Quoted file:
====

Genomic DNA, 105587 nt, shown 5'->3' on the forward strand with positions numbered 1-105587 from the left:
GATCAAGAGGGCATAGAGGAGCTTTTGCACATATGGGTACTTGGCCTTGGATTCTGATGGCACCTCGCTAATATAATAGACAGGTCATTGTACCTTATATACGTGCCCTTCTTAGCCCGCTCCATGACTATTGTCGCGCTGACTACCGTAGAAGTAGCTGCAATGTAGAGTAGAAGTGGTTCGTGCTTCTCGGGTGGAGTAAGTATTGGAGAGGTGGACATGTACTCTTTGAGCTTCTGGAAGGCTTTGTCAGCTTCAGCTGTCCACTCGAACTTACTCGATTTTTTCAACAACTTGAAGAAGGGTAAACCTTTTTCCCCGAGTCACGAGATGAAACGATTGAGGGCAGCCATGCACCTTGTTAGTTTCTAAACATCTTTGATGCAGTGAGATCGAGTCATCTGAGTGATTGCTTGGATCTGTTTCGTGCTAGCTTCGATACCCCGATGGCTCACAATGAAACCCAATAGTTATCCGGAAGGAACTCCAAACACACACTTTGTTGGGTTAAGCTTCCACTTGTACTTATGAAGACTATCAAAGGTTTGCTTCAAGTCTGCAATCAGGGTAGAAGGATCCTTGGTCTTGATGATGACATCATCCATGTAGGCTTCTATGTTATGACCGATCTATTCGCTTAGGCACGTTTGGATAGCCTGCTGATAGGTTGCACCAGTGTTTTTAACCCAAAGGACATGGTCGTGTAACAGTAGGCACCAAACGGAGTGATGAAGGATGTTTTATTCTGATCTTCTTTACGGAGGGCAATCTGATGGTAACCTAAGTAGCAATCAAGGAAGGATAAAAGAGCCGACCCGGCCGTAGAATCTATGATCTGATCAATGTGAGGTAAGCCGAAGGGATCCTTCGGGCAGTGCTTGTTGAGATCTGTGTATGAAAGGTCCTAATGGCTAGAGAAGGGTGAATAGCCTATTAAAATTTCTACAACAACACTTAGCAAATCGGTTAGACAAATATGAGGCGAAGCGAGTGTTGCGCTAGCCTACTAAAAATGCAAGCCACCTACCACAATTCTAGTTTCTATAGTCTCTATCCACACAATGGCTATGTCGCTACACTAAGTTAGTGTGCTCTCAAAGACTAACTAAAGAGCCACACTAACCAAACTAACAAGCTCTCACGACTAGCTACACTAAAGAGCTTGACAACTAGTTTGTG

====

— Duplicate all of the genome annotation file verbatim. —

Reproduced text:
Genomic DNA, 105587 nt, shown 5'->3' on the forward strand with positions numbered 1-105587 from the left:
GATCAAGAGGGCATAGAGGAGCTTTTGCACATATGGGTACTTGGCCTTGGATTCTGATGGCACCTCGCTAATATAATAGACAGGTCATTGTACCTTATATACGTGCCCTTCTTAGCCCGCTCCATGACTATTGTCGCGCTGACTACCGTAGAAGTAGCTGCAATGTAGAGTAGAAGTGGTTCGTGCTTCTCGGGTGGAGTAAGTATTGGAGAGGTGGACATGTACTCTTTGAGCTTCTGGAAGGCTTTGTCAGCTTCAGCTGTCCACTCGAACTTACTCGATTTTTTCAACAACTTGAAGAAGGGTAAACCTTTTTCCCCGAGTCACGAGATGAAACGATTGAGGGCAGCCATGCACCTTGTTAGTTTCTAAACATCTTTGATGCAGTGAGATCGAGTCATCTGAGTGATTGCTTGGATCTGTTTCGTGCTAGCTTCGATACCCCGATGGCTCACAATGAAACCCAATAGTTATCCGGAAGGAACTCCAAACACACACTTTGTTGGGTTAAGCTTCCACTTGTACTTATGAAGACTATCAAAGGTTTGCTTCAAGTCTGCAATCAGGGTAGAAGGATCCTTGGTCTTGATGATGACATCATCCATGTAGGCTTCTATGTTATGACCGATCTATTCGCTTAGGCACGTTTGGATAGCCTGCTGATAGGTTGCACCAGTGTTTTTAACCCAAAGGACATGGTCGTGTAACAGTAGGCACCAAACGGAGTGATGAAGGATGTTTTATTCTGATCTTCTTTACGGAGGGCAATCTGATGGTAACCTAAGTAGCAATCAAGGAAGGATAAAAGAGCCGACCCGGCCGTAGAATCTATGATCTGATCAATGTGAGGTAAGCCGAAGGGATCCTTCGGGCAGTGCTTGTTGAGATCTGTGTATGAAAGGTCCTAATGGCTAGAGAAGGGTGAATAGCCTATTAAAATTTCTACAACAACACTTAGCAAATCGGTTAGACAAATATGAGGCGAAGCGAGTGTTGCGCTAGCCTACTAAAAATGCAAGCCACCTACCACAATTCTAGTTTCTATAGTCTCTATCCACACAATGGCTATGTCGCTACACTAAGTTAGTGTGCTCTCAAAGACTAACTAAAGAGCCACACTAACCAAACTAACAAGCTCTCACGACTAGCTACACTAAAGAGCTTGACAACTAGTTTGTG